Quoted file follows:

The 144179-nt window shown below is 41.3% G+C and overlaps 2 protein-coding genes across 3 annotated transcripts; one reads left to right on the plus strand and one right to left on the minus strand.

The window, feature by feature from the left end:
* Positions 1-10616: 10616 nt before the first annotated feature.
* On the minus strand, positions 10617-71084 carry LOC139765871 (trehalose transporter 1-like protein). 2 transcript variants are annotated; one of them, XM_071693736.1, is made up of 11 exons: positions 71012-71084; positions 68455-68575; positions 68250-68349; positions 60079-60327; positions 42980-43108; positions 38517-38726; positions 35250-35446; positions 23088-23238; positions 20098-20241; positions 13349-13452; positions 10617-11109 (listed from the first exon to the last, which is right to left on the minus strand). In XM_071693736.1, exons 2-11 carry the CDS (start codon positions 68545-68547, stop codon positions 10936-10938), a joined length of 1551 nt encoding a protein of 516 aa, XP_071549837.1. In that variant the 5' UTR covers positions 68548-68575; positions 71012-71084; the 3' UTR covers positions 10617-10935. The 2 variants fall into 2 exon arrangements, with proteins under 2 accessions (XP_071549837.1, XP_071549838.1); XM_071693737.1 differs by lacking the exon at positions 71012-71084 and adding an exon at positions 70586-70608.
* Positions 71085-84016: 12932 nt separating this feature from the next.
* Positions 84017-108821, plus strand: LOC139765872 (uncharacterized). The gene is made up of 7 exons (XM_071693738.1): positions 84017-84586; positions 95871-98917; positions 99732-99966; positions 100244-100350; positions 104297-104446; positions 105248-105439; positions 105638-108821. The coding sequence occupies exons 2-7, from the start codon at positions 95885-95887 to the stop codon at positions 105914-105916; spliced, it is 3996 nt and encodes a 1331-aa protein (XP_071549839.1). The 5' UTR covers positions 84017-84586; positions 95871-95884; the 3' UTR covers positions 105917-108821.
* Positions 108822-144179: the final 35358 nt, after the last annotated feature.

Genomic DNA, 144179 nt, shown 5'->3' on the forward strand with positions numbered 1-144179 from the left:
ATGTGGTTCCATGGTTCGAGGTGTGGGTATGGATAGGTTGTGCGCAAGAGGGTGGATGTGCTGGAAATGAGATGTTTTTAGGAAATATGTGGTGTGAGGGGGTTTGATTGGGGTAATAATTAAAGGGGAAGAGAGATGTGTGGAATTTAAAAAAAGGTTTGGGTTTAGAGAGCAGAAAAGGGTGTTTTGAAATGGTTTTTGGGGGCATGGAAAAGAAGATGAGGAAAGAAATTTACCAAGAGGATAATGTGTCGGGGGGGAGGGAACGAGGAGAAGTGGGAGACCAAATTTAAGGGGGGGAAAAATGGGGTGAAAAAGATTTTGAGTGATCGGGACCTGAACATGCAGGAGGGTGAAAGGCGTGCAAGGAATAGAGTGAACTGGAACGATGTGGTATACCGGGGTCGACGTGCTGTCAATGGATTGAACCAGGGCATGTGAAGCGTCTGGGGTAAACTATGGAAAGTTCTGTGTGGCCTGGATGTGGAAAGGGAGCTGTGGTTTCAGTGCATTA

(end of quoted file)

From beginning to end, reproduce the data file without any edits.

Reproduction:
The 144179-nt window shown below is 41.3% G+C and overlaps 2 protein-coding genes across 3 annotated transcripts; one reads left to right on the plus strand and one right to left on the minus strand.

The window, feature by feature from the left end:
* Positions 1-10616: 10616 nt before the first annotated feature.
* On the minus strand, positions 10617-71084 carry LOC139765871 (trehalose transporter 1-like protein). 2 transcript variants are annotated; one of them, XM_071693736.1, is made up of 11 exons: positions 71012-71084; positions 68455-68575; positions 68250-68349; positions 60079-60327; positions 42980-43108; positions 38517-38726; positions 35250-35446; positions 23088-23238; positions 20098-20241; positions 13349-13452; positions 10617-11109 (listed from the first exon to the last, which is right to left on the minus strand). In XM_071693736.1, exons 2-11 carry the CDS (start codon positions 68545-68547, stop codon positions 10936-10938), a joined length of 1551 nt encoding a protein of 516 aa, XP_071549837.1. In that variant the 5' UTR covers positions 68548-68575; positions 71012-71084; the 3' UTR covers positions 10617-10935. The 2 variants fall into 2 exon arrangements, with proteins under 2 accessions (XP_071549837.1, XP_071549838.1); XM_071693737.1 differs by lacking the exon at positions 71012-71084 and adding an exon at positions 70586-70608.
* Positions 71085-84016: 12932 nt separating this feature from the next.
* Positions 84017-108821, plus strand: LOC139765872 (uncharacterized). The gene is made up of 7 exons (XM_071693738.1): positions 84017-84586; positions 95871-98917; positions 99732-99966; positions 100244-100350; positions 104297-104446; positions 105248-105439; positions 105638-108821. The coding sequence occupies exons 2-7, from the start codon at positions 95885-95887 to the stop codon at positions 105914-105916; spliced, it is 3996 nt and encodes a 1331-aa protein (XP_071549839.1). The 5' UTR covers positions 84017-84586; positions 95871-95884; the 3' UTR covers positions 105917-108821.
* Positions 108822-144179: the final 35358 nt, after the last annotated feature.

Genomic DNA, 144179 nt, shown 5'->3' on the forward strand with positions numbered 1-144179 from the left:
ATGTGGTTCCATGGTTCGAGGTGTGGGTATGGATAGGTTGTGCGCAAGAGGGTGGATGTGCTGGAAATGAGATGTTTTTAGGAAATATGTGGTGTGAGGGGGTTTGATTGGGGTAATAATTAAAGGGGAAGAGAGATGTGTGGAATTTAAAAAAAGGTTTGGGTTTAGAGAGCAGAAAAGGGTGTTTTGAAATGGTTTTTGGGGGCATGGAAAAGAAGATGAGGAAAGAAATTTACCAAGAGGATAATGTGTCGGGGGGGAGGGAACGAGGAGAAGTGGGAGACCAAATTTAAGGGGGGGAAAAATGGGGTGAAAAAGATTTTGAGTGATCGGGACCTGAACATGCAGGAGGGTGAAAGGCGTGCAAGGAATAGAGTGAACTGGAACGATGTGGTATACCGGGGTCGACGTGCTGTCAATGGATTGAACCAGGGCATGTGAAGCGTCTGGGGTAAACTATGGAAAGTTCTGTGTGGCCTGGATGTGGAAAGGGAGCTGTGGTTTCAGTGCATTA